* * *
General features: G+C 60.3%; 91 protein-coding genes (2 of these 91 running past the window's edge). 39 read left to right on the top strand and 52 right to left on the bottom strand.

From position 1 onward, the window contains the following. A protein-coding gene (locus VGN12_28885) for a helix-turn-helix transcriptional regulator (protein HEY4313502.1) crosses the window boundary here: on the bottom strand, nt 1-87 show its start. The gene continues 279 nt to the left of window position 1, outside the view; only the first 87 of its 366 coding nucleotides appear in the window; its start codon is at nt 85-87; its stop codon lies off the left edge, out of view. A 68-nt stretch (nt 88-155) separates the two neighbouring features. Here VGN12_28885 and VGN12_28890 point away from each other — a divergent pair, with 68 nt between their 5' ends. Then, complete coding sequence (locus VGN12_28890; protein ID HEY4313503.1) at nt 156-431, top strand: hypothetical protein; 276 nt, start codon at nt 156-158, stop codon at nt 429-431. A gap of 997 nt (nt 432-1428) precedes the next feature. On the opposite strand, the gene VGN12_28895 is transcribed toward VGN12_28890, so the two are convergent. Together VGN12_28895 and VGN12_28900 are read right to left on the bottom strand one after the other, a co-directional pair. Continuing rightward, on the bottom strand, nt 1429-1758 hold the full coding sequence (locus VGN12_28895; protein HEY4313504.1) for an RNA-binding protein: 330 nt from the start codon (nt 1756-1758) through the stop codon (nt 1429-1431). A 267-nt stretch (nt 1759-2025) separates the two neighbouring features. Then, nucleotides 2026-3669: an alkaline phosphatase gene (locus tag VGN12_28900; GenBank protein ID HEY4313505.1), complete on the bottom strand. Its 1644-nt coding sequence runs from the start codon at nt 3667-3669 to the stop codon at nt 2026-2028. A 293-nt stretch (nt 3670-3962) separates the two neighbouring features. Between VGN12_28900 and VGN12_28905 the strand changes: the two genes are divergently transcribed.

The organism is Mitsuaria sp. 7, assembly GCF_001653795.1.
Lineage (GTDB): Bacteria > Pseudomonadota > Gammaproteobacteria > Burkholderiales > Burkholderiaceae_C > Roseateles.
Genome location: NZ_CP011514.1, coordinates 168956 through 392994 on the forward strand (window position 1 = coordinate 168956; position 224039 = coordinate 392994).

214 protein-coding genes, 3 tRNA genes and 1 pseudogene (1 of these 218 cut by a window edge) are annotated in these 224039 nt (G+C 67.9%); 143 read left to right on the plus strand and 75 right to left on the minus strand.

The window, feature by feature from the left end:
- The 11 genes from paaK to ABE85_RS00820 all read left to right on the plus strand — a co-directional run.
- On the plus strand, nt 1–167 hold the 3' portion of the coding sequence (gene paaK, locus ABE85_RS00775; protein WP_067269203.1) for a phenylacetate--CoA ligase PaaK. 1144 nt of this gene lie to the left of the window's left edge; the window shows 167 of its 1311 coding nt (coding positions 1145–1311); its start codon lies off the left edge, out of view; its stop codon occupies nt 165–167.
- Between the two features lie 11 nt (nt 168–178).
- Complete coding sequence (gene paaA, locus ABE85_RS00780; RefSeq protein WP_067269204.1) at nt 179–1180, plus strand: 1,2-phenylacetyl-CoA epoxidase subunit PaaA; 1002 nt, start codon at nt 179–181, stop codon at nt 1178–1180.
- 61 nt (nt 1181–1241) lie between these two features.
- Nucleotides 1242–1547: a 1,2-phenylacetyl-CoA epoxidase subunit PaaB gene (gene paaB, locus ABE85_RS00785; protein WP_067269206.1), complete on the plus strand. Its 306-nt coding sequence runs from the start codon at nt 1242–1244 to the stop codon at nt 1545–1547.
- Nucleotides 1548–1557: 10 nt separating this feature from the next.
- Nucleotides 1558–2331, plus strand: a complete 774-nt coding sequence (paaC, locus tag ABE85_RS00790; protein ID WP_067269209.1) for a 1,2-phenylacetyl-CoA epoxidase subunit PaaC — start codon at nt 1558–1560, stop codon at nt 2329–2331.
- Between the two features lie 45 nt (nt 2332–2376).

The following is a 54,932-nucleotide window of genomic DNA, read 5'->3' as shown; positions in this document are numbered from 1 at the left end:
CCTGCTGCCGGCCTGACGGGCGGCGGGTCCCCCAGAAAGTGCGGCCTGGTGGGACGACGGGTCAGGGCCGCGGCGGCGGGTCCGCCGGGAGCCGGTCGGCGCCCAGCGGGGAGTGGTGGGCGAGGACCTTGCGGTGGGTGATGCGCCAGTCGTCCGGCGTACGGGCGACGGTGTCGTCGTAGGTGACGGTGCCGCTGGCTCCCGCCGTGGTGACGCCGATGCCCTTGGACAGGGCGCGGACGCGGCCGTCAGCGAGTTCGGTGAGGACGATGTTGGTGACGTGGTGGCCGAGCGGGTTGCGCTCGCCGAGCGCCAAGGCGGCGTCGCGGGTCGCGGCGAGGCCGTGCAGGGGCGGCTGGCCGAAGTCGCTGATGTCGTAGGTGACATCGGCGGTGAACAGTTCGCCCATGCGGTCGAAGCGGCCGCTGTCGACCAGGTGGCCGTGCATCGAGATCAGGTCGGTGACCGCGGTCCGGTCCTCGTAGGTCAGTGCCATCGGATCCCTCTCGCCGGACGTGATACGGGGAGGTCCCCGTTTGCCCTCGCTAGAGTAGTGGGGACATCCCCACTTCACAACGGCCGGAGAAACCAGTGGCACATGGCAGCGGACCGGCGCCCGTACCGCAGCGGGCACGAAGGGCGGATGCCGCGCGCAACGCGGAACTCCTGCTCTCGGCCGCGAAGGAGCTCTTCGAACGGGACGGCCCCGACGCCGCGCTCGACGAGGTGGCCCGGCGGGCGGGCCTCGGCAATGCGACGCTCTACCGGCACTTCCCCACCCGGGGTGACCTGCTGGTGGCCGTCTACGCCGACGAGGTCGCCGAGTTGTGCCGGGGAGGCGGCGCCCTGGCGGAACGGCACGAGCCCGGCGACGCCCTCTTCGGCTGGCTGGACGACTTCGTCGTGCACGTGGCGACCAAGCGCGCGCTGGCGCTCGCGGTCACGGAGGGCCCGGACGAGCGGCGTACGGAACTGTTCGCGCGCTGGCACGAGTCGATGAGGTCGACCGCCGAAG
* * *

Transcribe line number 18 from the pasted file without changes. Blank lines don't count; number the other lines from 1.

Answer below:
CCTGCTGCCGGCCTGACGGGCGGCGGGTCCCCCAGAAAGTGCGGCCTGGTGGGACGACGGGTCAGGGCCGCGGCGGCGGGTCCGCCGGGAGCCGGTCGGCGCCCAGCGGGGAGTGGTGGGCGAGGACCTTGCGGTGGGTGATGCGCCAGTCGTCCGGCGTACGGGCGACGGTGTCGTCGTAGGTGACGGTGCCGCTGGCTCCCGCCGTGGTGACGCCGATGCCCTTGGACAGGGCGCGGACGCGGCCGTCAGCGAGTTCGGTGAGGACGATGTTGGTGACGTGGTGGCCGAGCGGGTTGCGCTCGCCGAGCGCCAAGGCGGCGTCGCGGGTCGCGGCGAGGCCGTGCAGGGGCGGCTGGCCGAAGTCGCTGATGTCGTAGGTGACATCGGCGGTGAACAGTTCGCCCATGCGGTCGAAGCGGCCGCTGTCGACCAGGTGGCCGTGCATCGAGATCAGGTCGGTGACCGCGGTCCGGTCCTCGTAGGTCAGTGCCATCGGATCCCTCTCGCCGGACGTGATACGGGGAGGTCCCCGTTTGCCCTCGCTAGAGTAGTGGGGACATCCCCACTTCACAACGGCCGGAGAAACCAGTGGCACATGGCAGCGGACCGGCGCCCGTACCGCAGCGGGCACGAAGGGCGGATGCCGCGCGCAACGCGGAACTCCTGCTCTCGGCCGCGAAGGAGCTCTTCGAACGGGACGGCCCCGACGCCGCGCTCGACGAGGTGGCCCGGCGGGCGGGCCTCGGCAATGCGACGCTCTACCGGCACTTCCCCACCCGGGGTGACCTGCTGGTGGCCGTCTACGCCGACGAGGTCGCCGAGTTGTGCCGGGGAGGCGGCGCCCTGGCGGAACGGCACGAGCCCGGCGACGCCCTCTTCGGCTGGCTGGACGACTTCGTCGTGCACGTGGCGACCAAGCGCGCGCTGGCGCTCGCGGTCACGGAGGGCCCGGACGAGCGGCGTACGGAACTGTTCGCGCGCTGGCACGAGTCGATGAGGTCGACCGCCGAAG